another lovely dinner at twokoi ....this time with Murph and Amber........earlier on sunday the 10th we went to see Doyle and Jen and family out in the boonies and got to drive over the Big Bridge again and lose 3 bucks.
why do i send people to twokoi and not to other "new" Tacoma restaurants, etc? twokoi has worked hard not to be snotty and snooty. The food is FAB-U-LOUS ! the staff is always friendly and well-trained (tho sunday evening there was a cavalcade of goofiness...and the servers had a great sense of humor about it all!)
(there are many other newbies that also work it, but I'm just limiting it to twokoi in this post)
Just because you opened a restaurant in Tacoma, or built some housing, or "promote" Tacoma doesn't mean you are entitled to a meaningless Happy Face sticker.
I have wanted to move to downtown Tacoma for at least 10 years. I had conversations with tons of people about why there is no "affordable housing" downtown other than halfway houses and sect. 8 housing, and I'm glad they are there and I'm happy low-income people can live downtown or out in the boonies or wherever they choose.
But of course true affordable housing did not come to downtown. Expensive housing came. No artist live/work space. And what can be suitable for live/work is big $$$ ...and an up and coming artist can't live there unless you are already a Chihuly or have another pays-well day job.
Often artist live/work space in cities is a bunch of hooey. There is some affordable live/work space in Seattle, but who wants to live in Seattle?
I got to thinking about this again, after the sunday nite visit to the Silverstone and looking at the condos .......(and surrealisticaly, watching Amy Winehouse (my girl) on the Grammy's at the Silverstone)
Patrick didn't know Mark and I had an interest in Rampart.....gently one of the recent pioneers of commerce downtown and we certainly did all we could to support business down there long before it was fashionable.
Sitting at twokoi, Murph told us tales of working at the motorcylce place that was in the old Tacoma Ice bldg. that burned down. And it's that sense of history that makes the transitional time we Tacomans are living in........bearable.
The stories of our history is the real Tacoma bridge. Not the ones of glass, tho pretty. ...not the concrete and steel ones, tho impressive.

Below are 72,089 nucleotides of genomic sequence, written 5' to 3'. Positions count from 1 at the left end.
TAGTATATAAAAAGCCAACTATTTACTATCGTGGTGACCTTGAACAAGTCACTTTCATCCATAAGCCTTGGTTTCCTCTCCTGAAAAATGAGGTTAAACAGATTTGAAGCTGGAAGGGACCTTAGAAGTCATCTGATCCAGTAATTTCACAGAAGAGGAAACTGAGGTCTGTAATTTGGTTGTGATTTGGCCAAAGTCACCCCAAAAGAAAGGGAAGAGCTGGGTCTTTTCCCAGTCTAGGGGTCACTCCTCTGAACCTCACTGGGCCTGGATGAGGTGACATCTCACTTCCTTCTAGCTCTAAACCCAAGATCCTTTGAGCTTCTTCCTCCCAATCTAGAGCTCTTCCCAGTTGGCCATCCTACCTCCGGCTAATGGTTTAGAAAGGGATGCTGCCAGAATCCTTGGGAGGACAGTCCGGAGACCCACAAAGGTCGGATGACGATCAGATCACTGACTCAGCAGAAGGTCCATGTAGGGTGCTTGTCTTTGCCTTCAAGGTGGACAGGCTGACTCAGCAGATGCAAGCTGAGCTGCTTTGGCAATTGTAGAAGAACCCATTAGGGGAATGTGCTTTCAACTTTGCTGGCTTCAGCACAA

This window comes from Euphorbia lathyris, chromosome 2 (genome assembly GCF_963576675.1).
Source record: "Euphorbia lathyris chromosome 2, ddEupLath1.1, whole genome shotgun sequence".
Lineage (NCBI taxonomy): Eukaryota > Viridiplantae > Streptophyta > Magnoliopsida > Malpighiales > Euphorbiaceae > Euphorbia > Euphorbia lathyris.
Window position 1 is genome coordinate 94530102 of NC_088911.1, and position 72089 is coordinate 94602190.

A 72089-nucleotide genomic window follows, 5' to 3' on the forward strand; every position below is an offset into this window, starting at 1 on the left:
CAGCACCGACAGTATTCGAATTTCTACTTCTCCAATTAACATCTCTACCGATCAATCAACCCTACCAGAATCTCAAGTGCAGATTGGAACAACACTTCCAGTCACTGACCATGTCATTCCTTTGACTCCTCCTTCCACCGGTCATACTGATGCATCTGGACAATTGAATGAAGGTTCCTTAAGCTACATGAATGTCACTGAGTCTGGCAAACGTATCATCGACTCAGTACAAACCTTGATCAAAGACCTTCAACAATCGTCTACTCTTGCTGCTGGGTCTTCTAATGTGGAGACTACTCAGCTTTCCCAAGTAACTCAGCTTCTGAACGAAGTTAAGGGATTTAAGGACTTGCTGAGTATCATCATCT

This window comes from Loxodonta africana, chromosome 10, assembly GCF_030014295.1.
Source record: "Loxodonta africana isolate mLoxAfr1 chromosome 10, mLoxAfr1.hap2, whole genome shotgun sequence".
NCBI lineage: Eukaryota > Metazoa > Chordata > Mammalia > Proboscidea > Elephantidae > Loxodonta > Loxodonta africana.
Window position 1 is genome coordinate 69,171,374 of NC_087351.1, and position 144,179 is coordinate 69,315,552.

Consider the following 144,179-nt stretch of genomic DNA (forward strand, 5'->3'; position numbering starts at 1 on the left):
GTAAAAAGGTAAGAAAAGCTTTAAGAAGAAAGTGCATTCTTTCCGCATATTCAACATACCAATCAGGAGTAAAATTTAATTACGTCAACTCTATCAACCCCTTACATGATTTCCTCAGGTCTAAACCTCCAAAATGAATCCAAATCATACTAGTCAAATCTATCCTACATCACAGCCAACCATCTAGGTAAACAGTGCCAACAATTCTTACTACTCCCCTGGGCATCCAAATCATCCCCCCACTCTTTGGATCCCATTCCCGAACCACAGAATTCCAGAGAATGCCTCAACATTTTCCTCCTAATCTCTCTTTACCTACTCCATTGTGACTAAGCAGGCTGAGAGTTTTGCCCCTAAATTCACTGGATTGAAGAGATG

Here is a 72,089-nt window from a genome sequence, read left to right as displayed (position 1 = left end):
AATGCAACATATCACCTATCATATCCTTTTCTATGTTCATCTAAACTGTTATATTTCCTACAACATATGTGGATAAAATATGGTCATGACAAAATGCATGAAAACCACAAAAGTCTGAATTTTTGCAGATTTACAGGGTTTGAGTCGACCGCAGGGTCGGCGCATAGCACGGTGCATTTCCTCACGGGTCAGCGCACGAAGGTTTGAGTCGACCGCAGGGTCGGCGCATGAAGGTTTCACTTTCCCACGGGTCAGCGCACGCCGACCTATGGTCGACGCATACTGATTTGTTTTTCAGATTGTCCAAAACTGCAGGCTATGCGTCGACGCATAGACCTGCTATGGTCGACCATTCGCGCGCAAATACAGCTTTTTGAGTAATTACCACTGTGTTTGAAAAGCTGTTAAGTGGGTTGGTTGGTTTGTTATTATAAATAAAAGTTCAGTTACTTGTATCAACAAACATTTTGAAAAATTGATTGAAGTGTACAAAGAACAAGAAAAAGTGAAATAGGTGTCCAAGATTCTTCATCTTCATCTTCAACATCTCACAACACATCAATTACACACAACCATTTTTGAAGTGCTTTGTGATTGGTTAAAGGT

I love Union Station. I love UWT. I love all the old bldgs that have been repurposed.
A lot of the new bldgs, the condos are just unartful. But not all.
There is a definate attitude of New is Better and meh for history and for the people that have lived here for a long long time. Alan & Cheryl have stuck it out downtown and are they respected for it? I do wonder.
There is a war of words about the new v. old. That's fine. Here's what I see:
I see many old school Tacomans checking out the new stuff. We do this every few years when some new thing blows into town.
I see some of the new folks starting up things and thinking they have a blank slate here in T-Town. And being quite snobby. And assuming we didn't know we have world class views and mountains, and water and sailing.......that we were too stupid to see it. We saw it. We just didn't feel the need to gloat.......
Since I did grow up in California which is size-wise and sophisticated-wise, is like growing up in France/Spain/Germany.....I have to wonder ....
How did some renaissancers miss the fact that a thriving town was already here?
sure we weren't shiny and fast-movers........but we had a town. I think, since my friends have almost all, been here for at least a decade, if not their whole life, are just wanting to be treated as if their opinions matter.
Coming soon is the 150th anniversary of the murder Chief Leschi and likely-murder of Quiemuth. From the press release:
In reality Chief Leschi won the enmity and hatred of Issac Stevens for
refusing to sign the Treaty of Medicine Creek of 1854 and for warning other
tribal leaders not to go along with the treaty. The treaty took away
millions of acres of land from the tribes and restricted Native Americans to
reservations. The original treaty removed a good many of the tribes from
access to their rivers and their fishing livelihood. Chief Leschi and his
brother, Quiemuth, spoke and acted for the dignity and survival of their
people against the greed and ethnic cleansing that the governor was
fostering among the settlers.
Whether you see it or not, trust me on this. A lot of old-timers, a lot of working class, a lot of folks round these parts are feeling very displaced and disrespected.
It does not have to be this way.
That's why I send folks to twokoi.......a new kid on the block. They have always made Mark and I and our friends feel welcome. Even when we show up late and Jonathan has a calculus test in the morning and needs to get home to study.